Then it was apparent that we were in a thinly-wooded forest. Between, or rather above, the trees came a huge giant, crushing everything it trod on beneath its feet. Then, as the giant came to the baton I left on the floor, the eye-spines that ran up its length pierced the flesh of its feet and turned the giant to stone. Then, after a few moments, the stone giant crumbled to dust and revealed a golden statue of a man, somewhat like Michelangelo’s David, but carrying an axe over its shoulder. The Peacock and I approached the statue and the Peacock joyfully declared the freedom of the idol that had been encased within the giant’s great body. Then the arm holding the axe dropped down to its side for a moment then moved again to strike the ground with it, causing a small crack to appear in the earth. As the earth opened, I saw a pool of very blue water in which hundreds of frogs eggs had been laid. This, I realised, was the point where the spiked baton had been crushed into the ground by the giant’s foot, and had now changed from being a baton/tail/fan into a blue pool full of eggs. On inspection, each of the eggs contained tiny, swimming embryos.

Then, from the water, a large, shark-like monster leaped, its maw raised to the heavens, which peeled back lay by layer to reveal a bald-headed figure garbed in a robe of the same blue as the pool and tail feather had been. Its eyes, however, had skin growing over them which opened by the skin being split open into vertical slits with no visible eyeballs within them. As it gazed upon me, it said ‘speak what you wish, or rather, chant it.’ Doing so, I demanded, in a chant, to be shown the true visions of the square. It told me I was already seeing them, but then explained that none of what I was seeing was real, for nothing around us was actually there. The wood around me and everything in it was an illusion fabricated from the matter of my mind, it said, and this illusion could come in the form of castles, buildings, towns, banquets or anything else one could imagine.

The entity then told me that the mechanics by which spirits worked was through influencing the physical matter of the mind to produce symbolic communications. But, he asked me, how could I truly distinguish what was the work of my own mind and what was the work of the spirits communicating with me. As he spoke, I noticed that his feet became those of an ostrich that dug into the ground and that he appeared to be wearing a pink tutu around his waist. On noting my incredulity about such a ridiculous image, it laughed a bellowing laugh. It explained that they could encourage the mind to see anything they wished it to by the power of suggestion, it said and produced random images of foods like pineapples and carrots appeared for no discernible reason. The point of doing this, it told me, was that I had the mind couldn’t control the formation of these images once they had been suggested to it. This being the case, how could one truly determine whether the images impressed by the mind was the product of one’s own communications with the unconscious or some other extraneous entity. It prompted me then to form whatever images I wished in my own mind. On doing this, I noticed that everything I thought of came easily enough but that the things I was deciding to form images of now also seemed to be influenced by something that may or not be of my own mind.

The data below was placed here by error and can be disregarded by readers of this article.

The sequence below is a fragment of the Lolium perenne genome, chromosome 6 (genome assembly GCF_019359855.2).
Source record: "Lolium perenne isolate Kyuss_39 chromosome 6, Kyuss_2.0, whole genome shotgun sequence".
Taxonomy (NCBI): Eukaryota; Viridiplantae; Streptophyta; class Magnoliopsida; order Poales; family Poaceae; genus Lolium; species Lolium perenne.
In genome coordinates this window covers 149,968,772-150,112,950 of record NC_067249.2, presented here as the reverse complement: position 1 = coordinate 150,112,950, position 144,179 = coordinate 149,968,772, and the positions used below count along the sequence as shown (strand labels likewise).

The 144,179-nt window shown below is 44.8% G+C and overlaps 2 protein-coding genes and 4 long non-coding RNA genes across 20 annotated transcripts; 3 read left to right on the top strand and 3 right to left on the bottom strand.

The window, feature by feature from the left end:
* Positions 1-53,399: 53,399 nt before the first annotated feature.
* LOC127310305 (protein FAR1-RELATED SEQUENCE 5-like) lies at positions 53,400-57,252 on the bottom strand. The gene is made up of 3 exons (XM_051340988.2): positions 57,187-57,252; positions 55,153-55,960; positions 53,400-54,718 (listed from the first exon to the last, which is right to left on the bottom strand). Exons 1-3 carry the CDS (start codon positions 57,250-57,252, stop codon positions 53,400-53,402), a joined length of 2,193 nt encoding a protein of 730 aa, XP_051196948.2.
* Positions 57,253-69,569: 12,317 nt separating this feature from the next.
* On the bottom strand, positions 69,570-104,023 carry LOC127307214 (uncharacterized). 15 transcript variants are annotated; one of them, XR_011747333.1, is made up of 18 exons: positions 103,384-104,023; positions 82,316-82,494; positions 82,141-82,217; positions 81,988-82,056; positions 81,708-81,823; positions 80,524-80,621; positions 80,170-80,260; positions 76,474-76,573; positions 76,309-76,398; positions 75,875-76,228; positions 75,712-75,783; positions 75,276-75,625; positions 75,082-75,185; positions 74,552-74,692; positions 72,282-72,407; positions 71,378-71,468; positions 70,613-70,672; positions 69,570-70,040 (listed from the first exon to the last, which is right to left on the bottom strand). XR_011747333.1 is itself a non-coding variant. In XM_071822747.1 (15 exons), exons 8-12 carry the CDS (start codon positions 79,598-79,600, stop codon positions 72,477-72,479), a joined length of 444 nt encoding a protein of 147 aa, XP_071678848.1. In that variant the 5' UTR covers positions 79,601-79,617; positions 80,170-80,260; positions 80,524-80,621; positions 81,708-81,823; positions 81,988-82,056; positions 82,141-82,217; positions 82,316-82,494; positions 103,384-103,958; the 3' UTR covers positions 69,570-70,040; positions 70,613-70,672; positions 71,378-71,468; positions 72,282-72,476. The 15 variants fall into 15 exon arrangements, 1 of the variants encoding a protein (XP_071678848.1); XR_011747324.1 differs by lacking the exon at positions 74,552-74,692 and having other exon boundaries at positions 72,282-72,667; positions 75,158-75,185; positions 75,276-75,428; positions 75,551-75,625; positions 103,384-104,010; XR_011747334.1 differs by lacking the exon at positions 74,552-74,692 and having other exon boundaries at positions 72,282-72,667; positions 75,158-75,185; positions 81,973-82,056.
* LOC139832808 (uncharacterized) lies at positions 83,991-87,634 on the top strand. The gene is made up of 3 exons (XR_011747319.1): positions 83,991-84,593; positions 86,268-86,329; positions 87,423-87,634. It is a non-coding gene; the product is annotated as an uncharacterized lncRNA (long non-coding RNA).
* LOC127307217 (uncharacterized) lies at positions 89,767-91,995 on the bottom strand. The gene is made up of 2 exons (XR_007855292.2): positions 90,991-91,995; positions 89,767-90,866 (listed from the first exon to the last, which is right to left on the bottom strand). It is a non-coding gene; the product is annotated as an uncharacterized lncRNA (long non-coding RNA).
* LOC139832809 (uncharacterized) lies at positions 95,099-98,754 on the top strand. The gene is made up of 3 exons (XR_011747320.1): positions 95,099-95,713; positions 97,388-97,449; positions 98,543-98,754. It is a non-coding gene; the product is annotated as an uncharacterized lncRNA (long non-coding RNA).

The entity reiterated again that this was how spirits worked. They could manipulate any matter that they wished to by such power, and did so by working at the subatomic level, as they could range in their sizes from that of a particle, to a microbe or to a great giant. In such forms they could alter the forms and movements of anything physical in unseen, invisible ways, being able to effect the actions of viruses and bacteria, the movements of animals, storms, seas and buildings. Even, it seems, the synapses of the brain that produce various thoughts, images, predilections or emotional responses could be manipulated by them. The veils between the unconscious influence of the mind and the activities of spirits, it seems by such explanations, is thin and indistinguishable. To test this, I asked whether I could be made to see things I had never physically seen if this was the case, and the answer was affirmative. I asked it, for some reason, for it to show me a vision of Byzantium, and it proceeded to show me an image of a city with small white houses and red-brown sloping rooves surrounded by larger buildings with great golden domes. I stated to it that this place could be anywhere, and there was no proof that this illusion was Byzantium at all. That, it said, was my dilemma. How could I ever know if any of the things shown to me were ‘real’ in an objective sense if I couldn’t prove it either way. Ultimately, there is no way to tell if one is being deceived or not by the actions of mind, be it due to the actions of one’s own brain or by spirits who, in this vision, claimed that they worked by manipulating it.